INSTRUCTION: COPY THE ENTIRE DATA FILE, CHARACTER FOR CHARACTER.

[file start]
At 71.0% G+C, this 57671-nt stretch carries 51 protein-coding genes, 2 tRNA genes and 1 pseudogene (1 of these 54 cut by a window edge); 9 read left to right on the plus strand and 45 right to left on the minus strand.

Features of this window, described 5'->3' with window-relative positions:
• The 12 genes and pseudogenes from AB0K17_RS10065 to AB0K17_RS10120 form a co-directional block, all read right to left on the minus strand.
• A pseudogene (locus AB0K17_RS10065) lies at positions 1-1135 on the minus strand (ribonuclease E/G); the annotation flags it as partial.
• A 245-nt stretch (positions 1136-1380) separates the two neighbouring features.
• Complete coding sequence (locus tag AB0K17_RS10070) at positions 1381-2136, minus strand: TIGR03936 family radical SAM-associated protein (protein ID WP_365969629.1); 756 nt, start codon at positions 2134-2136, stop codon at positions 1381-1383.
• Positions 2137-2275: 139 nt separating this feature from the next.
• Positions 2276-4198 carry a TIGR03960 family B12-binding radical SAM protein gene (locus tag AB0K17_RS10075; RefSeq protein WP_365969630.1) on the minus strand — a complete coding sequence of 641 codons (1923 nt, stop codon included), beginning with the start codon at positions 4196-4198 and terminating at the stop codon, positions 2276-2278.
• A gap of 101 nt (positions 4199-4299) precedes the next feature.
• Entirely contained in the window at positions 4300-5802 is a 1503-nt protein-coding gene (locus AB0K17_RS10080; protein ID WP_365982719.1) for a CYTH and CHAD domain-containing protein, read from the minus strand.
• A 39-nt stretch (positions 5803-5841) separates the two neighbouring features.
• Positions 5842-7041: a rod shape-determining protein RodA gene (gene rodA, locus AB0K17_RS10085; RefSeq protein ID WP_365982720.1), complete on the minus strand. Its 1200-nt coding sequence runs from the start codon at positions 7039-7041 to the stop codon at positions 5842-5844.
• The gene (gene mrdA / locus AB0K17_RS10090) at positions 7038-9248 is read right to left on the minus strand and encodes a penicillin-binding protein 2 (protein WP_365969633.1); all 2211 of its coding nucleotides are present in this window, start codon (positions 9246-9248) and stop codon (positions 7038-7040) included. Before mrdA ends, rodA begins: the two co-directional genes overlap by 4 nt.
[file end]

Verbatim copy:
At 71.0% G+C, this 57671-nt stretch carries 51 protein-coding genes, 2 tRNA genes and 1 pseudogene (1 of these 54 cut by a window edge); 9 read left to right on the plus strand and 45 right to left on the minus strand.

Features of this window, described 5'->3' with window-relative positions:
• The 12 genes and pseudogenes from AB0K17_RS10065 to AB0K17_RS10120 form a co-directional block, all read right to left on the minus strand.
• A pseudogene (locus AB0K17_RS10065) lies at positions 1-1135 on the minus strand (ribonuclease E/G); the annotation flags it as partial.
• A 245-nt stretch (positions 1136-1380) separates the two neighbouring features.
• Complete coding sequence (locus tag AB0K17_RS10070) at positions 1381-2136, minus strand: TIGR03936 family radical SAM-associated protein (protein ID WP_365969629.1); 756 nt, start codon at positions 2134-2136, stop codon at positions 1381-1383.
• Positions 2137-2275: 139 nt separating this feature from the next.
• Positions 2276-4198 carry a TIGR03960 family B12-binding radical SAM protein gene (locus tag AB0K17_RS10075; RefSeq protein WP_365969630.1) on the minus strand — a complete coding sequence of 641 codons (1923 nt, stop codon included), beginning with the start codon at positions 4196-4198 and terminating at the stop codon, positions 2276-2278.
• A gap of 101 nt (positions 4199-4299) precedes the next feature.
• Entirely contained in the window at positions 4300-5802 is a 1503-nt protein-coding gene (locus AB0K17_RS10080; protein ID WP_365982719.1) for a CYTH and CHAD domain-containing protein, read from the minus strand.
• A 39-nt stretch (positions 5803-5841) separates the two neighbouring features.
• Positions 5842-7041: a rod shape-determining protein RodA gene (gene rodA, locus AB0K17_RS10085; RefSeq protein ID WP_365982720.1), complete on the minus strand. Its 1200-nt coding sequence runs from the start codon at positions 7039-7041 to the stop codon at positions 5842-5844.
• The gene (gene mrdA / locus AB0K17_RS10090) at positions 7038-9248 is read right to left on the minus strand and encodes a penicillin-binding protein 2 (protein WP_365969633.1); all 2211 of its coding nucleotides are present in this window, start codon (positions 9246-9248) and stop codon (positions 7038-7040) included. Before mrdA ends, rodA begins: the two co-directional genes overlap by 4 nt.